Cisco Launches Next Volley in its Video Content Strategy
On the heels of the media unveiling of the Cisco Cius, Cisco Systems now plans to launch its Enterprise Content Delivery System, or ECDS. The VAR Guy has seen much movement in the video content and delivery space, with Cisco doing a good part of the shimmying. Is Cisco working to meld its video collaboration and video content management into one big happy technology? Read on for a bit of perspective …
ECDS is designed to optimize the video content that gets streamed across a company’s network, allowing IT admins to monitor, tweak, shape and handle the amount of traffic needed for high-quality video. That content can be anything from in-house-produced videos to videos taken from the web to video collaboration sessions — if it’s video and runs over the network, ECDS is designed to handle it.
ECDS provides a way to deal with video over WAN, manage third-party video systems and shape traffic for non-video applications and data. By shuffling traffic for both planned and on-the-fly video content, ECDS can ensure video content will be free of delay and garbled pixelation problems that are common with other video systems, according to Cisco.
ECDS also can adjust traffic direction to ensure no single network takes on too much of the video-streaming load. If, for example, a company is streaming an event from its headquarters to its 10 users in a remote office, the ECDS sends only one video stream (rather than 10 individual streams), and then “pushes” that stream to the 10 users once it gets to the branch office. ECDS can even cache video when needed if real-time communication isn’t the focus. Hmm, very cool, Cisco.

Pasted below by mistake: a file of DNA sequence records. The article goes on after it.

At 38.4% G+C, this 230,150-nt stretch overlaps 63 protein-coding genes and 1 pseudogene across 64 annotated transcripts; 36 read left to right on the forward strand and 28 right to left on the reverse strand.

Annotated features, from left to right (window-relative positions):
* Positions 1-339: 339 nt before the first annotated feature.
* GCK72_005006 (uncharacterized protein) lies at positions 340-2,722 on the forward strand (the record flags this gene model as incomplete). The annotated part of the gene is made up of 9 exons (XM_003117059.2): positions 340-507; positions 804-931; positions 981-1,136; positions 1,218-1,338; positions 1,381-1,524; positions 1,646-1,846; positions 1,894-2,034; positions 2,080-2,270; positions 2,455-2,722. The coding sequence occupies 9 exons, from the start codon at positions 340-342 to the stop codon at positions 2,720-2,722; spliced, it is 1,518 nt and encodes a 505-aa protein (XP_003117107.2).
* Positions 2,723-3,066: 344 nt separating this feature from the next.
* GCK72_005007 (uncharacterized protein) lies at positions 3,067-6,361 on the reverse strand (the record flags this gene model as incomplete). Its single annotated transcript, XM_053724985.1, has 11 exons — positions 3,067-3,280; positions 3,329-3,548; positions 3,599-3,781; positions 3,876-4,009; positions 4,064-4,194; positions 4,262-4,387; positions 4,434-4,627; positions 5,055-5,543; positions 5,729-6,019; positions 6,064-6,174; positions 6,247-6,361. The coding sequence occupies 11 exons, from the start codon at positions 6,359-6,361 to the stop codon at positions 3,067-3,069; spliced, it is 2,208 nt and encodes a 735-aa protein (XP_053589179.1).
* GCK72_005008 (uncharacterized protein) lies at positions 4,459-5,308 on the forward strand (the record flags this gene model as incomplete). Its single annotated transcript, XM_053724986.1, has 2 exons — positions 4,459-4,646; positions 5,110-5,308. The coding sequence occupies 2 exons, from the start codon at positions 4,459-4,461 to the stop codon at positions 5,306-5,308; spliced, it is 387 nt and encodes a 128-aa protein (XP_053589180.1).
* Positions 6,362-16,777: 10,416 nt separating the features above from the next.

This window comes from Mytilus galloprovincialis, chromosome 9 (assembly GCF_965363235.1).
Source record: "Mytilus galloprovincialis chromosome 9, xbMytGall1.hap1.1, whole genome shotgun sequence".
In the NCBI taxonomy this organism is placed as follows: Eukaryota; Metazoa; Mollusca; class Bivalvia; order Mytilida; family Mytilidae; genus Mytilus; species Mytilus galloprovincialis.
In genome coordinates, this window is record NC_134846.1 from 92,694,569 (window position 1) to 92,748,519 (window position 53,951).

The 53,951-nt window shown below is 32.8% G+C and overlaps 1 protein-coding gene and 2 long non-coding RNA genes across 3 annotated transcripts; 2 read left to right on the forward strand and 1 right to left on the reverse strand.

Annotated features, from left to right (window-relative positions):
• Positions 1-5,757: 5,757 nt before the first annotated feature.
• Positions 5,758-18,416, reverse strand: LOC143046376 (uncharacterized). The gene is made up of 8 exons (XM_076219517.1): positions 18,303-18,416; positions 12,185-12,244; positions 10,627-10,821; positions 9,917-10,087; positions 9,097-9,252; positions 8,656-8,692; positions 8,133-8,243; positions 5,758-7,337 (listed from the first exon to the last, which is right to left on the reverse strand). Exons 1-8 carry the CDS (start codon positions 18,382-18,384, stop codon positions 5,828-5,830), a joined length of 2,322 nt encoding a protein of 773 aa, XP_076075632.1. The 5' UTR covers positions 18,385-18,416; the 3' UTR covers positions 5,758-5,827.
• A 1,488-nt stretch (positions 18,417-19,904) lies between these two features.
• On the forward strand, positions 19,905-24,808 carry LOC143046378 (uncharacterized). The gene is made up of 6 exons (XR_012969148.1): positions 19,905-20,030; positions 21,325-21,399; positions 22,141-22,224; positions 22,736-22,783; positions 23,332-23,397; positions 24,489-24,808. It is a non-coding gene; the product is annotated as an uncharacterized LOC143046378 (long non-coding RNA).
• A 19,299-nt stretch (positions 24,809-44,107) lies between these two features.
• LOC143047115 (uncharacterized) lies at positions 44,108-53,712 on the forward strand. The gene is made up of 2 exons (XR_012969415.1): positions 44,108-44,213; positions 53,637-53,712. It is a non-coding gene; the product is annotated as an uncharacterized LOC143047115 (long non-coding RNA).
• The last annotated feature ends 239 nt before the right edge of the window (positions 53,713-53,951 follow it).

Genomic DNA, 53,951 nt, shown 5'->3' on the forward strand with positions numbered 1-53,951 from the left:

The VAR Guy remembers Cisco announcing a similar technology in 2010 — the Cisco MXE (Media Experience Engine) family of network appliance designed to discover, connect, record, enrich and deliver video. The ECDS sounds like complimentary technology to the MXE.
ECDS includes the Cisco Media Delivery Engine 1100 and 3100, for 500 to 5,000 users respectively, and a virtual blade that can support 200 users as long as it’s deployed on a Cisco WAAS appliance. All units work together, and all have the power to deal with traffic from the most demanding video sessions, even Cisco TelePresence. The VAR Guy is happy to note that mobile tablet devices including the Cisco Cius are supported by the ECDS system, and third-party tablets (think WebEx on iPad) are also supported.
The starting price for an ECDS system is $4,395 — not exactly chump change for companies not fully into video yet. Cisco obviously sees a future in video, however, and The VAR Guy has an interesting angle to think about: If your enterprise customers are dropping in an ECDS, they also may be interest in deploying the Cius, or vice versa. The VAR Guy thinks there are pockets of opportunity for the ECDS in the high-end video marketplace and they’re worth going after.